I wonder why “May Day” is used as a call for help? When I was a little girl (a long, long time ago, in another century), we would make little baskets out of strips of paper, fill them with flowers from our yard, and take them to a neighbor on May 1st. In England, they have a “May Day” associated bank holiday: the first Monday in May. They have little children, crowned with flowers, dance around poles (this seems a little kinky to me – maybe it’s what inspired J.Lo and Shakira’s Superbowl half-time performance), and crown a May Queen. I know this, because I watch lots of British Television. May Day does not seem to be a big thing in the United States. We’re more into Cinco de Mayo here in New Mexico; probably because Cinco de Mayo celebrations include lots of Tequila. Tequila is very popular in the United States right now and it’s not even Cinco de Mayo yet. I won’t elaborate on the cause, because I promised myself that this week I would avoid talk of the Covid-19 stay-at-home orders.
Back to flowers. Speaking of which, there are flowers in my back yard. I’m spending a lot of time in my back yard right now. Cinnamon, the cat, encourages me to go “out back” with her. We then play a rousing game of “Keep the Cat From Jumping the Fence.” It’s her favorite game. She lures me into a false sense of peace, by lying quietly at my feet, and when she senses my muscles relaxing, she makes a mad dash for her favorite escape route of the day. It’s great exercise for both of us.
Fall before last, I planted some Iris bulbs. It’s been about six weeks since they resurfaced this year. Each will get a solitary bloom that will last one or two days. It’s a big build-up to a very quick show (again, like J. Lo and Shakira’s Superbowl half-time performance). I think it’s worth it (the flower – not the Superbowl half-time show). They’re very pretty (the flowers – not the Superbowl half-time show). After the bloom fades, you are supposed to leave the withered bloom in place so that the plant can absorb nutrients and energy from the once brilliant bloom. This reminds me of my life in retirement. I’m no longer really contributing, but I’m kept around in case I have something useful to offer later. Thank you! I have planted a garden, so maybe I’ll have vegetables to share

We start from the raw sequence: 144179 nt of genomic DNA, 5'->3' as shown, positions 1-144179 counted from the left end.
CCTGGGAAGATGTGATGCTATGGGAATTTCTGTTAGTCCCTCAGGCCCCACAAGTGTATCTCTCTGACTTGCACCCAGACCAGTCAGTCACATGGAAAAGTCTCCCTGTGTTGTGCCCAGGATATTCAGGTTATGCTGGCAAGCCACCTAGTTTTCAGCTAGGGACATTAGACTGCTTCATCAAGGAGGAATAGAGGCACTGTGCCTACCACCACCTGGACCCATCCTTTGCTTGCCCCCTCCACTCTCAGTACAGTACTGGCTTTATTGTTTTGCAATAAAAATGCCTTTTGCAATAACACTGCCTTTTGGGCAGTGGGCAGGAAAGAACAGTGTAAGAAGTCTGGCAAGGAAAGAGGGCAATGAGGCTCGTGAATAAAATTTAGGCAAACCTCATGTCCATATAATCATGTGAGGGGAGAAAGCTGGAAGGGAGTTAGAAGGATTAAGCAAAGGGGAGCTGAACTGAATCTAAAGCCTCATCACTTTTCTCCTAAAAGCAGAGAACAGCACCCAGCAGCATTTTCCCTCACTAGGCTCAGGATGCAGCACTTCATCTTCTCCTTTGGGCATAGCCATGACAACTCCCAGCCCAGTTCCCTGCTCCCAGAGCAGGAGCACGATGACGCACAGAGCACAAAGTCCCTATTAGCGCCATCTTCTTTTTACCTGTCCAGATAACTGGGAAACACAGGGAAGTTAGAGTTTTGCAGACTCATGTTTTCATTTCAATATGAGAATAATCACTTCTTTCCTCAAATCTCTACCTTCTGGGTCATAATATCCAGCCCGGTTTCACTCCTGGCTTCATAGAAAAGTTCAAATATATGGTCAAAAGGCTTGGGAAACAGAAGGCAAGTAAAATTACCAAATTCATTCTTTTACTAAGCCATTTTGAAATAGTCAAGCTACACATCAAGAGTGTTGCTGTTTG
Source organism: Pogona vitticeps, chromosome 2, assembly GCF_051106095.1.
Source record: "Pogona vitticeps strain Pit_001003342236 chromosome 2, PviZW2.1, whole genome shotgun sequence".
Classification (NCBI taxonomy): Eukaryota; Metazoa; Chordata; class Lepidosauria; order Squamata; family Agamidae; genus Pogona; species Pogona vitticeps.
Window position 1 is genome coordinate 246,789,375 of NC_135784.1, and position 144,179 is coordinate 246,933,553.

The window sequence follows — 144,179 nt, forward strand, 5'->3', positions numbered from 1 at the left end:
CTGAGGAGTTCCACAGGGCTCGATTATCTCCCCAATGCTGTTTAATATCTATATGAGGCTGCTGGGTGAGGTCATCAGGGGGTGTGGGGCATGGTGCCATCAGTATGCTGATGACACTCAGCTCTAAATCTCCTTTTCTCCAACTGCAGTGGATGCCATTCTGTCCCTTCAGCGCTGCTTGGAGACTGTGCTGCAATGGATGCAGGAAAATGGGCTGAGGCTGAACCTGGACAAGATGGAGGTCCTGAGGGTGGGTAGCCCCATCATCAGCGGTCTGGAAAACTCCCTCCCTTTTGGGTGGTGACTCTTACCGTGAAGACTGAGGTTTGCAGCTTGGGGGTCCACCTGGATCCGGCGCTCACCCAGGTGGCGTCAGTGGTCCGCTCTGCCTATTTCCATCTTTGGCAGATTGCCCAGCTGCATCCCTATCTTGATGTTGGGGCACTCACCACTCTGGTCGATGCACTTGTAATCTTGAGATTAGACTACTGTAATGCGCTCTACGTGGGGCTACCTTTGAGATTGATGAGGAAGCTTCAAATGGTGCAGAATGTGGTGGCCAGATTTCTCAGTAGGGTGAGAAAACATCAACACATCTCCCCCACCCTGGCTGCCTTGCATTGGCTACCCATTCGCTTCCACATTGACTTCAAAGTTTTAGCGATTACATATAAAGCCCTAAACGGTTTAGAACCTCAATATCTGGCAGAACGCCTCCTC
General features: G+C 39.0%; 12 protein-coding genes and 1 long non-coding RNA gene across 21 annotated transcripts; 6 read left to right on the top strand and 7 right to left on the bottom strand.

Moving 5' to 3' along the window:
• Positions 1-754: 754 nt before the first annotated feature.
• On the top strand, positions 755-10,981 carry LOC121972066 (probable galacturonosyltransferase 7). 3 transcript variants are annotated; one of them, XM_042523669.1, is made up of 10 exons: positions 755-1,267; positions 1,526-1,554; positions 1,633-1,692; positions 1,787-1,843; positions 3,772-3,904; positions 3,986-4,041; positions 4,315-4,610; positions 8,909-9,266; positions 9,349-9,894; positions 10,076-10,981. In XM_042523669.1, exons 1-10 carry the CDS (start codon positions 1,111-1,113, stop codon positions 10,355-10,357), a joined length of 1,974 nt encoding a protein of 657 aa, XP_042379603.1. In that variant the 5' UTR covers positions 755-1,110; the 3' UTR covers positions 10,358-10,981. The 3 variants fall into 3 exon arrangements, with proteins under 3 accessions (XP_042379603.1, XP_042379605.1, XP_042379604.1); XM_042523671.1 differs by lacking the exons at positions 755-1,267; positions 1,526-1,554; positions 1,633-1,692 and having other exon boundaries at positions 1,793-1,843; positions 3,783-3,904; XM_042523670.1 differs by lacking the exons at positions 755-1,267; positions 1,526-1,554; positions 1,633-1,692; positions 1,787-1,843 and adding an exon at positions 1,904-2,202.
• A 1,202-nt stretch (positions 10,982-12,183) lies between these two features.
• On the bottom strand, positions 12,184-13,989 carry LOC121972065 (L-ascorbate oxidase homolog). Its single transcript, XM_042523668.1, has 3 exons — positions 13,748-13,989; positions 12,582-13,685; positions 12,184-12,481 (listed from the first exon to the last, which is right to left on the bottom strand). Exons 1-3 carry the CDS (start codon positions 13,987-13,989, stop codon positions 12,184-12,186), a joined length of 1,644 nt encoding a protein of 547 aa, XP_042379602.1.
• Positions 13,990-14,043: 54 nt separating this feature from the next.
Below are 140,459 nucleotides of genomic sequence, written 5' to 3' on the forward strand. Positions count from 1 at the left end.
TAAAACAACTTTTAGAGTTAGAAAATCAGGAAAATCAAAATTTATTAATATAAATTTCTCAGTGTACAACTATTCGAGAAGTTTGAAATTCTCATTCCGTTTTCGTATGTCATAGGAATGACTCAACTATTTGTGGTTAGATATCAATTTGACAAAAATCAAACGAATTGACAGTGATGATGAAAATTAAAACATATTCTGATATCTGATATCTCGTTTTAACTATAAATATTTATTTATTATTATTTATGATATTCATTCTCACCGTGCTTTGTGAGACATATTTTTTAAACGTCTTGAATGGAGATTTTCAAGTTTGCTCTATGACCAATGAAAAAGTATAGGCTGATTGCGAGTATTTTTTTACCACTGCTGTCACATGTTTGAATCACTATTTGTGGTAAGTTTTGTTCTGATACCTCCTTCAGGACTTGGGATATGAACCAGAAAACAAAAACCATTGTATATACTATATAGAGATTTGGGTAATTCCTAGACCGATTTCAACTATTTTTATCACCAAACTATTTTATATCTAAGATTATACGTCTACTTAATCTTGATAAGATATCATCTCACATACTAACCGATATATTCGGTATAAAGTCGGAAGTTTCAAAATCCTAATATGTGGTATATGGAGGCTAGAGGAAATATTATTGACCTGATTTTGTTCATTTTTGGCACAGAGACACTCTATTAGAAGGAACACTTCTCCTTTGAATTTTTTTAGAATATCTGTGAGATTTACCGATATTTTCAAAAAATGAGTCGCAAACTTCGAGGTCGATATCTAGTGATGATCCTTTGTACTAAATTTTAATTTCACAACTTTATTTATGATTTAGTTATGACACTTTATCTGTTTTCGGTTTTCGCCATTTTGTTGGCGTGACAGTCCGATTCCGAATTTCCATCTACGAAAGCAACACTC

I used that wonderful tool, the internet, to look up the origins of the distress call: May Day. I had been thinking that maybe, it had originated when a bunch of children got tangled up and tied to the May Pole on May Day, and subsequently would scream out “May Day, May Day, May Day” in their nightmares, but I was wrong. According to the all-knowing “Wikipedia” it originated 1921 when senior radio officer, Frederick Stanley Mockford was asked to come up with an easily understood distress word. He came up with “Mayday” based on the French m’aider, which loosely translates as “help me.” Well there you go, another mystery solved thanks to the internet and the copious amount of time I have on my hands as a result of the not-to-be named virus that shares its name with a popular Mexican beer, which will be consumed in mass quantities on Cinco-de-Mayo. Everything is connected.